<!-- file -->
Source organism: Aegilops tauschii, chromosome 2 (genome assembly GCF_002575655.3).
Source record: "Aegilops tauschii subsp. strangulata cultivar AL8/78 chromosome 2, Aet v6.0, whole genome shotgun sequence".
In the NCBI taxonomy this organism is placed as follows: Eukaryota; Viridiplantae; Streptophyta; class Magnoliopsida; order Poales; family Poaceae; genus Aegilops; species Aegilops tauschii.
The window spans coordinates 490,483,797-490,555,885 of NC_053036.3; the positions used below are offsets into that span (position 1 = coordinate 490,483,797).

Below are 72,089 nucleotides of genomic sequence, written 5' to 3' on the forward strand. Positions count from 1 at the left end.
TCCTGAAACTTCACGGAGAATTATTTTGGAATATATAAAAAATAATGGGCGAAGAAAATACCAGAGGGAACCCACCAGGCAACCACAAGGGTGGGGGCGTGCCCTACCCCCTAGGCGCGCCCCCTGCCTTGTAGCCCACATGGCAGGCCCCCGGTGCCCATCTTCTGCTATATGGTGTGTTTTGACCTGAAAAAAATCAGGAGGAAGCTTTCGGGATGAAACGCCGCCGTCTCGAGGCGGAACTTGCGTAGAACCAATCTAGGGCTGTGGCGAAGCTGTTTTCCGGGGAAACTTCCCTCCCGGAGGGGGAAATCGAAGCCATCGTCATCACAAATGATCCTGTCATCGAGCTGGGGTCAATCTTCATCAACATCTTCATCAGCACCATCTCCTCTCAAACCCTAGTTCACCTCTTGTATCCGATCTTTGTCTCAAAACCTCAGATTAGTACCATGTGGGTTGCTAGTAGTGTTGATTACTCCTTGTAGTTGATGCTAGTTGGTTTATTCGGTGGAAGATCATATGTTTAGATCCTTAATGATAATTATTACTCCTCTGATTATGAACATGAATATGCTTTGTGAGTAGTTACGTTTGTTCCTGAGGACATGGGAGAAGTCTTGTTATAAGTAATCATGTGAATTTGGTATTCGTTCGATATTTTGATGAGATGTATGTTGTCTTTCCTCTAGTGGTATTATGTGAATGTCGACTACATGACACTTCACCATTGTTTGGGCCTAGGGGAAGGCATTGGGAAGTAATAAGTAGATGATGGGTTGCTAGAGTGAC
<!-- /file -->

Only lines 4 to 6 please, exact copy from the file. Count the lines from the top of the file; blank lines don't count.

The window spans coordinates 490,483,797-490,555,885 of NC_053036.3; the positions used below are offsets into that span (position 1 = coordinate 490,483,797).

Below are 72,089 nucleotides of genomic sequence, written 5' to 3' on the forward strand. Positions count from 1 at the left end.
TCCTGAAACTTCACGGAGAATTATTTTGGAATATATAAAAAATAATGGGCGAAGAAAATACCAGAGGGAACCCACCAGGCAACCACAAGGGTGGGGGCGTGCCCTACCCCCTAGGCGCGCCCCCTGCCTTGTAGCCCACATGGCAGGCCCCCGGTGCCCATCTTCTGCTATATGGTGTGTTTTGACCTGAAAAAAATCAGGAGGAAGCTTTCGGGATGAAACGCCGCCGTCTCGAGGCGGAACTTGCGTAGAACCAATCTAGGGCTGTGGCGAAGCTGTTTTCCGGGGAAACTTCCCTCCCGGAGGGGGAAATCGAAGCCATCGTCATCACAAATGATCCTGTCATCGAGCTGGGGTCAATCTTCATCAACATCTTCATCAGCACCATCTCCTCTCAAACCCTAGTTCACCTCTTGTATCCGATCTTTGTCTCAAAACCTCAGATTAGTACCATGTGGGTTGCTAGTAGTGTTGATTACTCCTTGTAGTTGATGCTAGTTGGTTTATTCGGTGGAAGATCATATGTTTAGATCCTTAATGATAATTATTACTCCTCTGATTATGAACATGAATATGCTTTGTGAGTAGTTACGTTTGTTCCTGAGGACATGGGAGAAGTCTTGTTATAAGTAATCATGTGAATTTGGTATTCGTTCGATATTTTGATGAGATGTATGTTGTCTTTCCTCTAGTGGTATTATGTGAATGTCGACTACATGACACTTCACCATTGTTTGGGCCTAGGGGAAGGCATTGGGAAGTAATAAGTAGATGATGGGTTGCTAGAGTGAC